How Rachel Held Evans bears the beauty and the burden of reading the Bible

The creative retellings in Inspired model an account of inspiration that is as much a spiritual practice as a religious doctrine.
April 22, 2019

Six years ago, Rachel Held Evans published a best-selling memoir about her attempts to take the Bible’s teachings on women literally. A Year of Biblical Woman­hood offered a comic reflection on what it means for modern women to engage critically with the Bible’s admonitions that women cover their heads in prayer, separate themselves from their households during menstruation, and call their husbands “master.”

A few books later, Evans returns to the subject matter of her first book—not to camping in a red tent per se, but to the underlying questions about inspiration and authority that animated her year-long experiment with biblical literalism. While the former book took up interpretive questions about the Bible’s legal and epistolary teachings, Inspired emphasizes the Bible’s narrative tradition by examining biblical stories, our own stories, and how the two meet and part over the course of a lifetime. Like Macy Halford’s memoir about her lifelong relationship with Oswald Chambers’s My Utmost for His Highest, Inspired tells the story of a life lived with a book. As Evans’s story moves through stages of enchantment and estrangement, she charts her path back to the Bible, leaving breadcrumbs along the way to help readers similarly estranged find their own way back.

The question behind Inspired is one that many readers who have aged with the Bible will find painfully familiar. What do we do when the childhood wonder ebbs away, when we are left with our disquieting questions about the un­named concubine torn to pieces in Judges, the foreign women sent out to die in the desert in Ezra, or the prejudice Jesus evinces toward the Canaanite woman in Matthew? How do we keep on reading when our experience of these stories as adults seems a faint shadow of the narrative world that was once so powerful and yet familiar? In the words of Robert Frost’s glum oven bird, what to make of a diminished thing?

Evans makes her way back to “loving the Bible again” not by setting her questions aside but by learning to see how similar questions animate the biblical writers’ own attempts to tell stories about beginnings and wars and walking on water. She encounters the provocations of these stories in new ways by reading over the shoulders of other readers, drawing on the work of those who have practiced wrestling with the interpretive difficulties of this narrative tradition, from womanist scholars to Jewish exegetes.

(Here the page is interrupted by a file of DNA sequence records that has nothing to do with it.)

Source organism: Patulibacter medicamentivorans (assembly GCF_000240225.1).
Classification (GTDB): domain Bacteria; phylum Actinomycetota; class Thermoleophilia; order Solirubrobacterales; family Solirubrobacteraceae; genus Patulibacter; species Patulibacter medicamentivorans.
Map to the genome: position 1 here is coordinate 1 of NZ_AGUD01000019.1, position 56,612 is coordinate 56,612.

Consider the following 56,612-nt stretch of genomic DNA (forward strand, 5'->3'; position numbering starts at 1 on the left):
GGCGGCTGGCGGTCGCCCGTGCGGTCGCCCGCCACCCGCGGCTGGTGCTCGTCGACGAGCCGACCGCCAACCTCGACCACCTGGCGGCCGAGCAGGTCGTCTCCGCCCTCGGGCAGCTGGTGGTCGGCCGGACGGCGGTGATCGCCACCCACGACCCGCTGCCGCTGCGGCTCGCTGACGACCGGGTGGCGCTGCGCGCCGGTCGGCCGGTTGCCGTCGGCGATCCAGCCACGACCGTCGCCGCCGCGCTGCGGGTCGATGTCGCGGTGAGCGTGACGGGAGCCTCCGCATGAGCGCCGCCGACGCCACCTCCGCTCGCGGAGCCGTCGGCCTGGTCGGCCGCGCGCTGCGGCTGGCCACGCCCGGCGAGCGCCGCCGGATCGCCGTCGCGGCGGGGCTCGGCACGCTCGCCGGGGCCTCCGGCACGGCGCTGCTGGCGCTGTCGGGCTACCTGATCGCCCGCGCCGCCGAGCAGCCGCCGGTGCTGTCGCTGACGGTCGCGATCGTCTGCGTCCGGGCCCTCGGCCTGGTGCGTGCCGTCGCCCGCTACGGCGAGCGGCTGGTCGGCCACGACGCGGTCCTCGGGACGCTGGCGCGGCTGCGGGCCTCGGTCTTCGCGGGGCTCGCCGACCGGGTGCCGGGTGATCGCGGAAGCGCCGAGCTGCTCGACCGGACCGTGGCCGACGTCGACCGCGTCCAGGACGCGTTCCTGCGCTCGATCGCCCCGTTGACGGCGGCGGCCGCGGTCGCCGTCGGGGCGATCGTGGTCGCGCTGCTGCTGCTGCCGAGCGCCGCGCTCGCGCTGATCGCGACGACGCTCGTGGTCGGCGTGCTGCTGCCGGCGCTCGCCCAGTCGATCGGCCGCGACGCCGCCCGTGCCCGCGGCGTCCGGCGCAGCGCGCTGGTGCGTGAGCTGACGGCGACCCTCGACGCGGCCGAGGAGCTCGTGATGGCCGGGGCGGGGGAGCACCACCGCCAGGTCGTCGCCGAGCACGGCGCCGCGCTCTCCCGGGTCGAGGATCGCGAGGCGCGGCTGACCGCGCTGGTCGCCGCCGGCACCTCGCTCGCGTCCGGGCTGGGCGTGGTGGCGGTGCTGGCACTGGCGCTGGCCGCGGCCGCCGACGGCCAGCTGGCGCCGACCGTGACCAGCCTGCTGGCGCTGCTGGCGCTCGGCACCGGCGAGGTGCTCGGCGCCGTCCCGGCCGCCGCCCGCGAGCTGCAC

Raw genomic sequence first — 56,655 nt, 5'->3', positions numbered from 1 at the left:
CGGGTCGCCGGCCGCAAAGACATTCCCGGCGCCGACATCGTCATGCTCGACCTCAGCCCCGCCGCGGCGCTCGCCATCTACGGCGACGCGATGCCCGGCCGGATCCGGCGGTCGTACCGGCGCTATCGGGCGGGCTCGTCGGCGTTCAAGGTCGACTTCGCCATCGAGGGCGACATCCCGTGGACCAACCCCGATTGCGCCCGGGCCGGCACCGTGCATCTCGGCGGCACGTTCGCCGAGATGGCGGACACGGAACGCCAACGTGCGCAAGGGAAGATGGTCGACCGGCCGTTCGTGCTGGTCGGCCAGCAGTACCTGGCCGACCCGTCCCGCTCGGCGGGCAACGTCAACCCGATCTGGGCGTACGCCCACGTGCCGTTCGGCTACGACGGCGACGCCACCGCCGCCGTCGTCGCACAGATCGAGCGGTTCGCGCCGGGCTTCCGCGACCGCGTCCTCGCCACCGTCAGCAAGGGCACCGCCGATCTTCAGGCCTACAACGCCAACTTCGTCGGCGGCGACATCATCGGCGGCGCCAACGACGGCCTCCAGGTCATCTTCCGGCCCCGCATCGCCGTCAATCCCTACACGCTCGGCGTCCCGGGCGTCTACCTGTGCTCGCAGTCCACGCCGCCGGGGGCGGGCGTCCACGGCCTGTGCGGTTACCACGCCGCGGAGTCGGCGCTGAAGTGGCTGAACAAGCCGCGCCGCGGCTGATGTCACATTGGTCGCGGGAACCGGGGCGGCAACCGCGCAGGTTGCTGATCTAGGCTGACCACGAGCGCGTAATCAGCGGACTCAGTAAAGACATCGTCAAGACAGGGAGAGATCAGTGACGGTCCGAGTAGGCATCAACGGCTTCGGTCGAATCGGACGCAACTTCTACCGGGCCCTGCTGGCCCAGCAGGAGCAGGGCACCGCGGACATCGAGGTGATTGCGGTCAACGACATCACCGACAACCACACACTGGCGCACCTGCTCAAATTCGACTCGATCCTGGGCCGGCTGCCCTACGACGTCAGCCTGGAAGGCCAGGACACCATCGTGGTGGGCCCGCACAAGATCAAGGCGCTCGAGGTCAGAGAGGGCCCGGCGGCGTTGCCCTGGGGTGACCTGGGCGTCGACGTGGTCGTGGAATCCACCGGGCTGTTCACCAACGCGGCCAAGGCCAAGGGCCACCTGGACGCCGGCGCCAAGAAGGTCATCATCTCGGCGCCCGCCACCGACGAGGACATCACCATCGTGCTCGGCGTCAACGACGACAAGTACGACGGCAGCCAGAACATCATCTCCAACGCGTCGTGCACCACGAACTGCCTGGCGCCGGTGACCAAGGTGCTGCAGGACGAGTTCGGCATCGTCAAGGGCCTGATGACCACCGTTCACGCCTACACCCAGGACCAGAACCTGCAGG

Evans’s account of the inspiration of scripture envisions writers and storytellers on both sides of the text. “True inspiration comes not to the lucky or the charmed but to the faithful,” she writes, to the ones who show up day after day “to wrestle with the mystery until God gives us a blessing.” The inspiration of these words is not something readers passively receive but is instead “a collaborative process, a holy give-and-take, a partnership between Creator and creator.”

That collaboration is visible not only in Evans’s exegetical reflections on the various kinds of storytelling we find in the Bible but in the interspersed literary chapters in which she creatively reimagines her way into the stories: rewriting the book of Job as a screenplay, the story of Hagar as a monologue, and the narrative of Jesus walking on water as a “Choose Your Own Ad­venture” story. While readers’ aesthetic appreciation for these chapters may vary, Evans’s creative retellings model an account of inspiration that is as much a spiritual practice as a religious doctrine. “We are storytelling creatures because we are fashioned in the image of a storytelling God,” Evans writes—we create with words as we were first created.

Inspired is a good reminder that the burden of the most difficult questions about the Bible’s inspiration falls on the shoulders of its readers in an uneven way. Readers who have experienced the blunt force of what Phyllis Trible once called “texts of terror” from the underside—those whose own lives lead them to identify with the foreigner, the slave, the subjugated—wrestle with questions about the Bible with a different kind of urgency. Last semester, I taught an undergraduate seminar on biblical narratives of sexual assault, domestic violence, and the misuse of power. In the voices of so many of my female students, I sensed their struggle to see themselves in the images of so many unnamed victims in scripture, even as their religious convictions press them to uphold the text as holy, a witness to the goodness of God.

Too often, the burden of that struggle falls on the shoulders of those who are terrified by these texts, while those at some distance from stories of rape or racialized violence read the same stories as spiritual metaphors or moralizing tropes. While these latter readers may champion inerrancy as the shibboleth of Christian faith, Evans points to the need for a different conversation about the inspiration of scripture—one generated by the wisdom of those who wrestle with the God who sent Hagar back to her abusive master, those who struggle with Paul’s injunction for women to keep quiet, those who read the text with fear and anger and trembling and somehow go on reading.